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The Small World of Sammy Lee

From Wikipedia, the free encyclopedia

The Small World of Sammy Lee
Directed byKen Hughes
Screenplay byKen Hughes
Based onstory by Ken Hughes
Produced byAlec C. Snowden
StarringAnthony Newley
Julia Foster
Robert Stephens
CinematographyWolfgang Suschitzky
Edited byHenry Richardson
Music byKenny Graham
Elgin Films
Distributed byBritish Lion Films (UK)
Bryanston Films
Seven Arts Pictures
Release date
April 1963 (UK)
Running time
107 minutes
CountryUnited Kingdom
Box office£49,981 (UK)[2]

The Small World of Sammy Lee[3] is a 1963 British crime film written and directed by Ken Hughes and starring Anthony Newley, Julia Foster and Robert Stephens.[4] A striptease-show compere is hunted across the seedy London underworld of Soho by debt collectors.[5]

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Synopsis and outline

Sammy Lee has five hours to pay off a gambling debt.

The film was based on a 1958 television play written and directed by Ken Hughes which also featured Anthony Newley in the lead.


Original TV Version

The story was originally filmed for BBC TV by Hughes as Sammy in 1958. This version was a one-person show and starred Newley.[6]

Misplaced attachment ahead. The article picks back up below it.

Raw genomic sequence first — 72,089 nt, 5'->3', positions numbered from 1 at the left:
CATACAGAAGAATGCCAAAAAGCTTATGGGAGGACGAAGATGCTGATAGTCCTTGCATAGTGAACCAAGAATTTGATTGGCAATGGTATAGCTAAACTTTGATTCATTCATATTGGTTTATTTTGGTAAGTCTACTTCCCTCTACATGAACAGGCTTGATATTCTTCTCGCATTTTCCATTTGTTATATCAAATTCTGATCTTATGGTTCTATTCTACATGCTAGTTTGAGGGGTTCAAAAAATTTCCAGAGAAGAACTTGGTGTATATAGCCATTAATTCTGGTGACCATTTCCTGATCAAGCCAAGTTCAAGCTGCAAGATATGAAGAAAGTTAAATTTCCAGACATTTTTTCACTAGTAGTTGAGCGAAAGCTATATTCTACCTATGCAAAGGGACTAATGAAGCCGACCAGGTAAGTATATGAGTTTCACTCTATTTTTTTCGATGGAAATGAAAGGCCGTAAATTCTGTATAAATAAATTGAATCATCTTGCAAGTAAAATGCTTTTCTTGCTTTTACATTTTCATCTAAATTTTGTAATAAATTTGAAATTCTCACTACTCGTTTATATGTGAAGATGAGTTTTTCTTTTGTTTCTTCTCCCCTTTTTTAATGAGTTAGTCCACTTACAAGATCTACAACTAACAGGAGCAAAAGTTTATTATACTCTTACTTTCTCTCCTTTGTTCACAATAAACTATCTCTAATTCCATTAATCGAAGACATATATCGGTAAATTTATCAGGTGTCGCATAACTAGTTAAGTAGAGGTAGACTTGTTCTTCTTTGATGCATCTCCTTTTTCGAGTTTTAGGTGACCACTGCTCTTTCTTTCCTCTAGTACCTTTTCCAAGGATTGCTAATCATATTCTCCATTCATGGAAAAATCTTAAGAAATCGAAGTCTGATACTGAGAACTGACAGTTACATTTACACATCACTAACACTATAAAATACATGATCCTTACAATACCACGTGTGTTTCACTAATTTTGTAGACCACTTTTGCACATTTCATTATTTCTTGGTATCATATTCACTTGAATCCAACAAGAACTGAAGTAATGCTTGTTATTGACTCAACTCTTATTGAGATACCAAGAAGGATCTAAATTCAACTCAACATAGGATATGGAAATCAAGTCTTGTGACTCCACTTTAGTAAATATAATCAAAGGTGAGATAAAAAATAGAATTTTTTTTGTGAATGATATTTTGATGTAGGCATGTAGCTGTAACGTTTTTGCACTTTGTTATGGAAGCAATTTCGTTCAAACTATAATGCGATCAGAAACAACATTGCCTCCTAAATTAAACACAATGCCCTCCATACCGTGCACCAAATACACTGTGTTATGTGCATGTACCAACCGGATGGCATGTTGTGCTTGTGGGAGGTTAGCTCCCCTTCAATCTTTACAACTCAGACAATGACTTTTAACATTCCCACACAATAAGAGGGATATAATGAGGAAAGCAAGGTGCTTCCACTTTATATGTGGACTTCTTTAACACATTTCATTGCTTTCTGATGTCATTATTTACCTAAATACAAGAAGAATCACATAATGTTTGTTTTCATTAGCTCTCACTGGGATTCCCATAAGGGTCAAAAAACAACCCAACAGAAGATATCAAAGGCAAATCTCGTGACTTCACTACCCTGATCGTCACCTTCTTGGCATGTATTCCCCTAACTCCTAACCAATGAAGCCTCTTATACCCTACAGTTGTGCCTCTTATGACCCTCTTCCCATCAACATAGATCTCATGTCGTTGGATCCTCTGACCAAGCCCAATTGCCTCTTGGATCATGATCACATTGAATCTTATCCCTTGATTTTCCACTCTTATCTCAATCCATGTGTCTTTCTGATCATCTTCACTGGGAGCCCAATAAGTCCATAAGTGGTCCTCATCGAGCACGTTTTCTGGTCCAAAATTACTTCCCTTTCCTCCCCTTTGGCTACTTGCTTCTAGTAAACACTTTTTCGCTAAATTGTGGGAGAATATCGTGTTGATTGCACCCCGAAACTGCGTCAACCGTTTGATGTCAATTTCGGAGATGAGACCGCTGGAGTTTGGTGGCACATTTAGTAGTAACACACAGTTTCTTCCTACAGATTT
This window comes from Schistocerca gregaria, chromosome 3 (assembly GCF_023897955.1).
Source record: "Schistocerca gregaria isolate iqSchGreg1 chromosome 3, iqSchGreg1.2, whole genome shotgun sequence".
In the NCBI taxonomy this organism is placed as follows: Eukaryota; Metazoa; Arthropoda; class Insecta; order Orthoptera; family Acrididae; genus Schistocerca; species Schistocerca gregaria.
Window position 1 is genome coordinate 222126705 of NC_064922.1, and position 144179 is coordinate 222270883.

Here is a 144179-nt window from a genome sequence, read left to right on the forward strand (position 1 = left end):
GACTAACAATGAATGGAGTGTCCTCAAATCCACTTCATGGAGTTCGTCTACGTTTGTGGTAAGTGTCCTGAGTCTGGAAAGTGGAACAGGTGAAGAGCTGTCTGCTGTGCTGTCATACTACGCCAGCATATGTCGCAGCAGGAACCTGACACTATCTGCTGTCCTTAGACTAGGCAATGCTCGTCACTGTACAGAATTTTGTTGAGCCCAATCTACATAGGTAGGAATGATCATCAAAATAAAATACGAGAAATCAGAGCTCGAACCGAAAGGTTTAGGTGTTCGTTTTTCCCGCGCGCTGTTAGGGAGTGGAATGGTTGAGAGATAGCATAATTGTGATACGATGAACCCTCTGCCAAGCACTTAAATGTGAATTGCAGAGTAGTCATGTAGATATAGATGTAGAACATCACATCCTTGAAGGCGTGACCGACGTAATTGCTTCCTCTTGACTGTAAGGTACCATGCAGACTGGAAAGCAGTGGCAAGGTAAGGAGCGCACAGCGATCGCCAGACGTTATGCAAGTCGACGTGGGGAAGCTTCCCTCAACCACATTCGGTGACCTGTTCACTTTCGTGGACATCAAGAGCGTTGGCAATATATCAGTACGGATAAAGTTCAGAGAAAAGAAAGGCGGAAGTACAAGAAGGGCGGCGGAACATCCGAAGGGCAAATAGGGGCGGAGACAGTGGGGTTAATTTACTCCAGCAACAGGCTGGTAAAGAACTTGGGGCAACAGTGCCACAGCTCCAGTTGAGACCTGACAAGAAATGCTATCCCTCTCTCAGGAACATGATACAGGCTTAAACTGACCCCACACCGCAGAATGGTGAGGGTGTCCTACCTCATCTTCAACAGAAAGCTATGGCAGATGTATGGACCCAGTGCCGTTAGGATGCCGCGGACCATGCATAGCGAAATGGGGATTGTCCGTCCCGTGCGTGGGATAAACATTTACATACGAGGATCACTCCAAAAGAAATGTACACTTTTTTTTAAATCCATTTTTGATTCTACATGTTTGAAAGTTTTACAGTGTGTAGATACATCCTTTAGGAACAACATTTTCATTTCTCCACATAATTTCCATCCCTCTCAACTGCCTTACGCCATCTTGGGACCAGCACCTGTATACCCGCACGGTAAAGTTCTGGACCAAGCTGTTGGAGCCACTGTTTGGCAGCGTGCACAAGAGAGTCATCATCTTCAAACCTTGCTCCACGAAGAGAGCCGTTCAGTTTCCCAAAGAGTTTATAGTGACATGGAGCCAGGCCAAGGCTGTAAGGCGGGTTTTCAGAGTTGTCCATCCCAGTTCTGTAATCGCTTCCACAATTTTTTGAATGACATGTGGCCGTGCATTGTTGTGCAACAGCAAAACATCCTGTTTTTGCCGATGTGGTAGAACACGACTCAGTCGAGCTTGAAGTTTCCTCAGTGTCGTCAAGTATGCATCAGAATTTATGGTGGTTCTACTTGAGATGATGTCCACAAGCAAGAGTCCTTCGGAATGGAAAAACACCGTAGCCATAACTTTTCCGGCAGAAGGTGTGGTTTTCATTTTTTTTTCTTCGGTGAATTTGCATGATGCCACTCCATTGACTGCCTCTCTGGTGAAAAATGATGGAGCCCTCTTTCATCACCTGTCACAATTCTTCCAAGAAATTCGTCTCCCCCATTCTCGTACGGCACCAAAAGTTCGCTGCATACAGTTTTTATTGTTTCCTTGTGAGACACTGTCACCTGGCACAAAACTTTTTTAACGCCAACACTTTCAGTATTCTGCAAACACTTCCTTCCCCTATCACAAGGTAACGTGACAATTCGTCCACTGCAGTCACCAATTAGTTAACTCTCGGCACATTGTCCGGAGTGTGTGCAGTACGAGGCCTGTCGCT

Variety called it "a masterful piece of work."[7]


This in turn was adapted for American TV in 1958 as Eddie on Alcoa Theatre. It starred Mickey Rooney and was directed by Jack Smight.[8] The production was censored at the last minute - during the final scene Rooney's character is beaten up, but the sponsors worried that this was too violent, so instead the screen went dark for twenty seconds.[9]

Variety called it "interesting, at times exciting."[10]

Both Rooney and Smight won Emmies for the show.[11]


The original TV play was very successful and Hughes had requests to turn it into a feature film, but he was reluctant, considering that the one-person aspect of the story was crucial. Eventually he decided to adapt it, but he disliked the job he did. "I did everything wrong," he said. "I opened the story out in all the obvious ways. I showed what was happening at the other end of the telephone calls, for instance, when Sammy's end was all that was really needed." He then did another version, which he liked.[12]

In June 1962 it was announced that Anthony Newley would star in the film version. Newley had just achieved a London stage success in Stop the World I Want to Get Off and later repeated this success on Broadway. The film was co-produced by Kenneth Hyman of Seven Arts.[13] It was one of Seven Arts' first distribution efforts.[14] Newley called it "the drama of the perennial loser."[15]

Julia Foster played the female lead. She has said that Ken Hughes was "scary ... and he frightened me slightly". She has also said that when she confronted him he told her that he had set out to make her feel more vulnerable.[16] She appears nude in the film, which was rare at the time.[17]


Music for the film was composed by Kenny Graham; a soundtrack album did not appear at the time of the film's release, but one was later released by Trunk Records in 2013.